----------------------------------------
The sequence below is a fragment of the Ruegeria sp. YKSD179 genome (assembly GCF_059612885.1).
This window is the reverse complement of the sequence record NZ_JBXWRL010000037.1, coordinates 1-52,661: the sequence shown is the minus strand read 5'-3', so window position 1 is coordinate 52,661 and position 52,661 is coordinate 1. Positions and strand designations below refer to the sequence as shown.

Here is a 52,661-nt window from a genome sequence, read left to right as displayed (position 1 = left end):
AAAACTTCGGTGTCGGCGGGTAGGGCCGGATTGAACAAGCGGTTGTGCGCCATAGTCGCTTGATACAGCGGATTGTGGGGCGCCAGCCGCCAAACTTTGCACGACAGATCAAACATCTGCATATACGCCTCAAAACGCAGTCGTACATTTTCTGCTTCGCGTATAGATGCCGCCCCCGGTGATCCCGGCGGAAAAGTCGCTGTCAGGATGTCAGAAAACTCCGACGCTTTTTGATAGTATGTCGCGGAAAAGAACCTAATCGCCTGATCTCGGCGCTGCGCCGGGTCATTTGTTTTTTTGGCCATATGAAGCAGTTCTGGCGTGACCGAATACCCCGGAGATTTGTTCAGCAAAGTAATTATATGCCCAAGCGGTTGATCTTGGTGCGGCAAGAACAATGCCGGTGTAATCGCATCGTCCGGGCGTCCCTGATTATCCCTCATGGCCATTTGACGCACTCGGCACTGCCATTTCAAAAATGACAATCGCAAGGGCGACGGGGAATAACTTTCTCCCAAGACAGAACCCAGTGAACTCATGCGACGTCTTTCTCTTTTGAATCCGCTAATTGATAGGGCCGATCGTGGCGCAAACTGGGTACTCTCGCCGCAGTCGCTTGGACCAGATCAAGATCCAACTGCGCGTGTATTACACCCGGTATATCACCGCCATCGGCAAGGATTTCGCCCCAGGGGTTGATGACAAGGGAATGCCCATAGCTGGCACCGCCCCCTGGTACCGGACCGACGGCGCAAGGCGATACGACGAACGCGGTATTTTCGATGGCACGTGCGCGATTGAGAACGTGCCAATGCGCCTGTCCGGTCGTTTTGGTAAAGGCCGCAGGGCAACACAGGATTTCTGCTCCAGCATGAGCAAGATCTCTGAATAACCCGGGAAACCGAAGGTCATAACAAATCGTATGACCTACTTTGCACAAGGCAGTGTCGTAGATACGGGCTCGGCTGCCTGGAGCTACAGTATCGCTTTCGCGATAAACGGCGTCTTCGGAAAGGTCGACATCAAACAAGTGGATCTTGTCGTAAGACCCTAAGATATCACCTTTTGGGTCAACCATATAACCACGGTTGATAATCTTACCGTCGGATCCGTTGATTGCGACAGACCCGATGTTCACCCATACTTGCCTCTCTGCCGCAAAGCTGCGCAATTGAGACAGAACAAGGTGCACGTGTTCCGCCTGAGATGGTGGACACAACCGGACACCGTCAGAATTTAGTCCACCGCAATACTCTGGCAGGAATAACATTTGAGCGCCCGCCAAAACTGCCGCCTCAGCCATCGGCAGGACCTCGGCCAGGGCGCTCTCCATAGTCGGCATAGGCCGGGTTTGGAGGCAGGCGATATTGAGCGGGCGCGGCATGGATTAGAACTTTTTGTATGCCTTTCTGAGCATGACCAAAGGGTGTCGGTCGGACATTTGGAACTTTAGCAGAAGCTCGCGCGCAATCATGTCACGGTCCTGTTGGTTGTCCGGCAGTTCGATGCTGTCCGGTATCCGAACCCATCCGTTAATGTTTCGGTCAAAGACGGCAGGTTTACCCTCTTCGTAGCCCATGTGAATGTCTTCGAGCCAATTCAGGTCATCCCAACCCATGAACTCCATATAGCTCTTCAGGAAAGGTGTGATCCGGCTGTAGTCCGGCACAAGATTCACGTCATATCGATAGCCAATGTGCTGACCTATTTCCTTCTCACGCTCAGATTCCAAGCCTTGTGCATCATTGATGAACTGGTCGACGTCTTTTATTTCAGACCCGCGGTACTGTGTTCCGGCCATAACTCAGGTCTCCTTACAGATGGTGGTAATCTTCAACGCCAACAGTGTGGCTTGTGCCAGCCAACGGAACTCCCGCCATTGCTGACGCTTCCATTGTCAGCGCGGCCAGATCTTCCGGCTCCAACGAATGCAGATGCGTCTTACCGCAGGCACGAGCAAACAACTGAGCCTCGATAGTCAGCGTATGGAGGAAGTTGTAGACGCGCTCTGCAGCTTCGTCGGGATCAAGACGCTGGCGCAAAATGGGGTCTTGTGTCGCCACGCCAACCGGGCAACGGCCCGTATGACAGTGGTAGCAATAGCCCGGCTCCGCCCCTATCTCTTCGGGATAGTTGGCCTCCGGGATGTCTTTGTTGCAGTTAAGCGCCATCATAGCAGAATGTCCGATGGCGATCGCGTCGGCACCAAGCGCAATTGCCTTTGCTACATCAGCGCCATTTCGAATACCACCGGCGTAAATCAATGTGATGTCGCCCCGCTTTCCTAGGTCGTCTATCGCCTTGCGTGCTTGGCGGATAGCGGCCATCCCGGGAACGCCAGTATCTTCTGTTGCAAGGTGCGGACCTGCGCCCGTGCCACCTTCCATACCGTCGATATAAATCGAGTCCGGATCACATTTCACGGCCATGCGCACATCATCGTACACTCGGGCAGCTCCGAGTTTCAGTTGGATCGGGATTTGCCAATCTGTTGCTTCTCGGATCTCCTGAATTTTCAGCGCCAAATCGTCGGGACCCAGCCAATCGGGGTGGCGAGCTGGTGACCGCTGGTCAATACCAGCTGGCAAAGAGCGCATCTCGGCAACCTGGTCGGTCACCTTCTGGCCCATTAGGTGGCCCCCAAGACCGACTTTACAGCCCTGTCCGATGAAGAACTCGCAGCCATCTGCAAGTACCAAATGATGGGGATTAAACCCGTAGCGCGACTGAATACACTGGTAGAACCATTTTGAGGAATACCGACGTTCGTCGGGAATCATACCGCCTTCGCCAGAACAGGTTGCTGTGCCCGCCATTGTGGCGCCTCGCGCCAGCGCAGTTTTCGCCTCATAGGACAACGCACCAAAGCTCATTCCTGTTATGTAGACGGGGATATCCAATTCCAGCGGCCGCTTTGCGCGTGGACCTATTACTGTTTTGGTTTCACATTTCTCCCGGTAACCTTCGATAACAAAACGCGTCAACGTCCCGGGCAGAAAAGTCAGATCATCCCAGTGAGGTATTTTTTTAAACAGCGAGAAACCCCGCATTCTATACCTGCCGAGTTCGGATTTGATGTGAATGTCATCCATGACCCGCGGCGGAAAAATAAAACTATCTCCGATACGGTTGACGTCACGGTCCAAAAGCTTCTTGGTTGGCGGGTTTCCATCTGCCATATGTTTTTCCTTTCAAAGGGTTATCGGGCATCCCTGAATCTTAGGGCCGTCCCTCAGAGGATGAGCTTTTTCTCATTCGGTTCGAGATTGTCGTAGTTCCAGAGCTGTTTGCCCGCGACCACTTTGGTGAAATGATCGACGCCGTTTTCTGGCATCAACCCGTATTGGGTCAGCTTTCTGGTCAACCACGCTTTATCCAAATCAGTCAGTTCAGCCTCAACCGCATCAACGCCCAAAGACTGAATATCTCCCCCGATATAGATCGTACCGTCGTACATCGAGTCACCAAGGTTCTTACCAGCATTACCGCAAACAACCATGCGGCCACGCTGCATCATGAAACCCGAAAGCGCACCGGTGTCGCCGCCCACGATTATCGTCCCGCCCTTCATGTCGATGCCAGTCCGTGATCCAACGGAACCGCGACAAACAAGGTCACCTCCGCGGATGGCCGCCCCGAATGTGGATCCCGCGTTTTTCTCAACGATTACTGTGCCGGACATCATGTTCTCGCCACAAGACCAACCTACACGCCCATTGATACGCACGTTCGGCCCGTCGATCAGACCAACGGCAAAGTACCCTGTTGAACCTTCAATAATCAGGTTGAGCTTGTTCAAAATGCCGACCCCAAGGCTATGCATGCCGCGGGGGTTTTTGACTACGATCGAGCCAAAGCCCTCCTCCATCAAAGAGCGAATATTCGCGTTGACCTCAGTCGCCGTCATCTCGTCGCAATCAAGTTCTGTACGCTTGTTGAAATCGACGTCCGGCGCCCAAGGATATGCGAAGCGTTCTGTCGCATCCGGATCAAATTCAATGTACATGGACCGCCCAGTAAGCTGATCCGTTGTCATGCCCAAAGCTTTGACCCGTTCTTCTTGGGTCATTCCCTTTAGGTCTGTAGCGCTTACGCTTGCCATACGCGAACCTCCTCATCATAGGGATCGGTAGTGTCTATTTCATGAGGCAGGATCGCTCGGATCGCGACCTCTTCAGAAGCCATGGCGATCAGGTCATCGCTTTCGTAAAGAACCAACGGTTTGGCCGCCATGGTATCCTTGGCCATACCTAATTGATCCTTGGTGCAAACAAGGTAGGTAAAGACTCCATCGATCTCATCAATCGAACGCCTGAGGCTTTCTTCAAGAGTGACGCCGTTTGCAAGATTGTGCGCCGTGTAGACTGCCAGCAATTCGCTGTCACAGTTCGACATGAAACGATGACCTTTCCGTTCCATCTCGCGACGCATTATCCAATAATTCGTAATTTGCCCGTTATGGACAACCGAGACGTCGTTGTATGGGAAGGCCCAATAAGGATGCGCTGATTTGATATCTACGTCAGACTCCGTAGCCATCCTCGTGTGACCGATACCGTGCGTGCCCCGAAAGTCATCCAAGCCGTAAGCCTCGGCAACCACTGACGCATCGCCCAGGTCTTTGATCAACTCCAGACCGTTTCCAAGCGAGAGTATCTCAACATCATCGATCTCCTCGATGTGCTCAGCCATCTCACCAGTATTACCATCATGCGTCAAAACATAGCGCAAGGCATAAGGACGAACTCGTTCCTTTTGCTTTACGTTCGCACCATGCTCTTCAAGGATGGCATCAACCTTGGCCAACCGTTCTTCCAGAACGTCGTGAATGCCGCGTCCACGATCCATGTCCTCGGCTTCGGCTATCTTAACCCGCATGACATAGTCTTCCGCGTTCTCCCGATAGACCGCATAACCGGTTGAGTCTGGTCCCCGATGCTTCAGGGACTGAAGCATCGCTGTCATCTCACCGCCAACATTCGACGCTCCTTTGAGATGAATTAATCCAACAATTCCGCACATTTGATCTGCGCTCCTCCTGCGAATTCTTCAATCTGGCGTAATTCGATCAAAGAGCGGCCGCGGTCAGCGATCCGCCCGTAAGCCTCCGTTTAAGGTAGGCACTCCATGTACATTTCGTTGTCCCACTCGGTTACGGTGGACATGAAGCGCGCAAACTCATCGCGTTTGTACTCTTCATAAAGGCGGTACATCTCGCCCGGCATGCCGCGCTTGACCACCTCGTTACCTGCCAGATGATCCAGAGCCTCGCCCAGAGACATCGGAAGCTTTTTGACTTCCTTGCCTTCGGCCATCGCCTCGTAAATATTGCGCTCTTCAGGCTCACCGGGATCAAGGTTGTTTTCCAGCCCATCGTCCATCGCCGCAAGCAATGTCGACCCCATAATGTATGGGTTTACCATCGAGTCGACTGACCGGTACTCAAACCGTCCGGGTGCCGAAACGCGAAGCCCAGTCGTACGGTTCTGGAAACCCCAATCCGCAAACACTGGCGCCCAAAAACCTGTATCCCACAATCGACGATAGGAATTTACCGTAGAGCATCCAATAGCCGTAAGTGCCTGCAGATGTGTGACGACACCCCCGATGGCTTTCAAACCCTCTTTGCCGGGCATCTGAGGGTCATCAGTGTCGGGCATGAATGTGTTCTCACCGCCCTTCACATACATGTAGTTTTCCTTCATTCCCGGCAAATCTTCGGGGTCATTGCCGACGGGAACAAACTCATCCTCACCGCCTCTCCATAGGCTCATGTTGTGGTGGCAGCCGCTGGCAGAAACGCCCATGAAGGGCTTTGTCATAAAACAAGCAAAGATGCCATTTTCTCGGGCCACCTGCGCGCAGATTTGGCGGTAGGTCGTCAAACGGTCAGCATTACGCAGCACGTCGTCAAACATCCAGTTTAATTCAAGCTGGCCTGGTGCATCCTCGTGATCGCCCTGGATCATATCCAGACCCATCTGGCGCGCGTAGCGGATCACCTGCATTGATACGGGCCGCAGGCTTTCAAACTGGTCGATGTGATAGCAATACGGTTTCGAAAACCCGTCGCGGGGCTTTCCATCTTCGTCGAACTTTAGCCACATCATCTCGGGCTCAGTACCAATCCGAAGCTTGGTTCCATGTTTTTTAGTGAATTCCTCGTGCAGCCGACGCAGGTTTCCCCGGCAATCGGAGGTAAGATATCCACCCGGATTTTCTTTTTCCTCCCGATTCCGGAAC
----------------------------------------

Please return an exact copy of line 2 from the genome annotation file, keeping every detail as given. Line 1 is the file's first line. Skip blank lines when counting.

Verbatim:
This window is the reverse complement of the sequence record NZ_JBXWRL010000037.1, coordinates 1-52,661: the sequence shown is the minus strand read 5'-3', so window position 1 is coordinate 52,661 and position 52,661 is coordinate 1. Positions and strand designations below refer to the sequence as shown.